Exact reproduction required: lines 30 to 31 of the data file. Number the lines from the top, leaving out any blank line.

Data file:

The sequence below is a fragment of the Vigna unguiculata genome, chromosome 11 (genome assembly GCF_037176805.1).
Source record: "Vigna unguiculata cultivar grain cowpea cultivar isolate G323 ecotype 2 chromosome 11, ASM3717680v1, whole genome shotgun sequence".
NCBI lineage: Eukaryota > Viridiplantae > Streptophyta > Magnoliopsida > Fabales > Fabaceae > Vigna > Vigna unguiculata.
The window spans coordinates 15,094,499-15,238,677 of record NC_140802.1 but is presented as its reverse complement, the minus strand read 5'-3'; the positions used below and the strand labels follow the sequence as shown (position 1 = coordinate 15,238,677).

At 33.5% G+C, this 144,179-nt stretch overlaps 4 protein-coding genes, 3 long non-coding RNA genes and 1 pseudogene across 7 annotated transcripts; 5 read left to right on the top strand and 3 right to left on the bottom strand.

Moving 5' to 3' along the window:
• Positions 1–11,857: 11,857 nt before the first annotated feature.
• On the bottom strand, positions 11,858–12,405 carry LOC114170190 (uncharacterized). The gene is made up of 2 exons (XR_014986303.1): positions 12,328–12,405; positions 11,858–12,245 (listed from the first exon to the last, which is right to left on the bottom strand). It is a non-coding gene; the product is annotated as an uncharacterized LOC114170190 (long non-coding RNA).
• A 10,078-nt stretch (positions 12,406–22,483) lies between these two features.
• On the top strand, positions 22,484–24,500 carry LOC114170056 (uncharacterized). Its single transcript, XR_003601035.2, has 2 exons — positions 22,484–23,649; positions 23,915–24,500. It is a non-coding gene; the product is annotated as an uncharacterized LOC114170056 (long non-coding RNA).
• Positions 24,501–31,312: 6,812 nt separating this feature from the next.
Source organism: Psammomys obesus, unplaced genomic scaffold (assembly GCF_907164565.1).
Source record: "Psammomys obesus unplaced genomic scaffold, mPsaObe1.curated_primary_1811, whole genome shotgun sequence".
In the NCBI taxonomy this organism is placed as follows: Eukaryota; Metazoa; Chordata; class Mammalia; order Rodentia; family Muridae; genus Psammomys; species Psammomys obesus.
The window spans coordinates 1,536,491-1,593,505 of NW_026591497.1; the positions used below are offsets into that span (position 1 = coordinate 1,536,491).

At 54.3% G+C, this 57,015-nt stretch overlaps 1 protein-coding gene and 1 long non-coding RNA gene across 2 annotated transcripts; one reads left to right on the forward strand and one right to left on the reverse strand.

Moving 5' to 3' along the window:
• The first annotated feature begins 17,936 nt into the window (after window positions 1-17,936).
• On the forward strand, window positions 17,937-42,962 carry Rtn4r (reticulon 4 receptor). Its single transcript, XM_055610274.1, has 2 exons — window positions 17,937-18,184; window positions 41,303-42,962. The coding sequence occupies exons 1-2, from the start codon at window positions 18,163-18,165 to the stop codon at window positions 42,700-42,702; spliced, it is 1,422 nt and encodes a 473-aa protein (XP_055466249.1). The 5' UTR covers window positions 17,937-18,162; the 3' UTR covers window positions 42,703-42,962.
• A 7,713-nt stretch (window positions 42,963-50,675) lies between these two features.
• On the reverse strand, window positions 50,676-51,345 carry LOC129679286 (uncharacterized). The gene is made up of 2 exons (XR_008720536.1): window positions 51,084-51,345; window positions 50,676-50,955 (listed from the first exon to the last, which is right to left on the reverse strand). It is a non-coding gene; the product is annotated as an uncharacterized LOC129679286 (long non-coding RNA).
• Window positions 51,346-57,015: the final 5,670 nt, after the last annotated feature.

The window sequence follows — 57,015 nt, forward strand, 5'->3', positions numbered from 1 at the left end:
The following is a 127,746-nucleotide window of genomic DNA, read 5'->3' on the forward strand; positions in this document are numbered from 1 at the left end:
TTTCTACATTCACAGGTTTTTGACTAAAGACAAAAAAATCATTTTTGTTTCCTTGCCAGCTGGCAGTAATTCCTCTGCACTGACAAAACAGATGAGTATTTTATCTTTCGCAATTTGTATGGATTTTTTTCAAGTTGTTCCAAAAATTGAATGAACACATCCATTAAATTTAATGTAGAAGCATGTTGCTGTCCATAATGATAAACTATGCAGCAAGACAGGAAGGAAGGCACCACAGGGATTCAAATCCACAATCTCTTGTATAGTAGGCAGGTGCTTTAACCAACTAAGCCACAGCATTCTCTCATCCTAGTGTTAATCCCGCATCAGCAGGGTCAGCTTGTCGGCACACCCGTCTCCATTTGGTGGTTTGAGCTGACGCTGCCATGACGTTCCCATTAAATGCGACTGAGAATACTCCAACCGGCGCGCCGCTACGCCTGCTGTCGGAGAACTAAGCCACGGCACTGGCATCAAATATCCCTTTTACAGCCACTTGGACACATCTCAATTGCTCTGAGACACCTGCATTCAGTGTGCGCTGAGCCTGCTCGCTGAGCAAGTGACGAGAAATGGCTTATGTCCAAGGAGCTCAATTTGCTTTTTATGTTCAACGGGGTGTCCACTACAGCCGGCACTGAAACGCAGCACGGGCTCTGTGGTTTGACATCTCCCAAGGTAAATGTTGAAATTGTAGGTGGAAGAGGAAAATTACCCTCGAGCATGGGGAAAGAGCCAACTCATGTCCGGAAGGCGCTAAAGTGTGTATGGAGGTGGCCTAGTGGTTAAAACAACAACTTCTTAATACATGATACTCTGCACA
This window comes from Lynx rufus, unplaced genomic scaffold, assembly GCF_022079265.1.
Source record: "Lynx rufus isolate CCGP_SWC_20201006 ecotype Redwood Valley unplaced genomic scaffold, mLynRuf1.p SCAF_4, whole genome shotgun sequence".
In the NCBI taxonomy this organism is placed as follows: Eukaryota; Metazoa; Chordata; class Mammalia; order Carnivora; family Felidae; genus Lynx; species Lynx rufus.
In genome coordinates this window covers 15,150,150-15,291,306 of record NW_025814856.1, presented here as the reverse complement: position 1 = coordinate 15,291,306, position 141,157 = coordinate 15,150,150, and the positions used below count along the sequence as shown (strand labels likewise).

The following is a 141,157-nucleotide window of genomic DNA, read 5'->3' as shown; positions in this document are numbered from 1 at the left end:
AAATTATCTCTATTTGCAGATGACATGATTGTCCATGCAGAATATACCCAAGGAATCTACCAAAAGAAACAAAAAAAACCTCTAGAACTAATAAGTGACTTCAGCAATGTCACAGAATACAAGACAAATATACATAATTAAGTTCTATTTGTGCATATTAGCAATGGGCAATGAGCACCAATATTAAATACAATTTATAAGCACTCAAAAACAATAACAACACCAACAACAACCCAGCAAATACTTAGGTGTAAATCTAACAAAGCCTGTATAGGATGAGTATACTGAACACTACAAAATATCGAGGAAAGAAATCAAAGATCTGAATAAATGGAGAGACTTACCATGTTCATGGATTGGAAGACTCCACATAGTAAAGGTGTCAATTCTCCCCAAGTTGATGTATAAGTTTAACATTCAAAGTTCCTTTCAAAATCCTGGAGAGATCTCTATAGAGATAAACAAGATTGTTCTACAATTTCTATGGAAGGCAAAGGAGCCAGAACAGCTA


The following is a 141,157-nucleotide window of genomic DNA, read 5'->3' as shown; positions in this document are numbered from 1 at the left end:
AAATTATCTCTATTTGCAGATGACATGATTGTCCATGCAGAATATACCCAAGGAATCTACCAAAAGAAACAAAAAAAACCTCTAGAACTAATAAGTGACTTCAGCAATGTCACAGAATACAAGACAAATATACATAATTAAGTTCTATTTGTGCATATTAGCAATGGGCAATGAGCACCAATATTAAATACAATTTATAAGCACTCAAAAACAATAACAACACCAACAACAACCCAGCAAATACTTAGGTGTAAATCTAACAAAGCCTGTATAGGATGAGTATACTGAACACTACAAAATATCGAGGAAAGAAATCAAAGATCTGAATAAATGGAGAGACTTACCATGTTCATGGATTGGAAGACTCCACATAGTAAAGGTGTCAATTCTCCCCAAGTTGATGTATAAGTTTAACATTCAAAGTTCCTTTCAAAATCCTGGAGAGATCTCTATAGAGATAAACAAGATTGTTCTACAATTTCTATGGAAGGCAAAGGAGCCAGAACAGCTA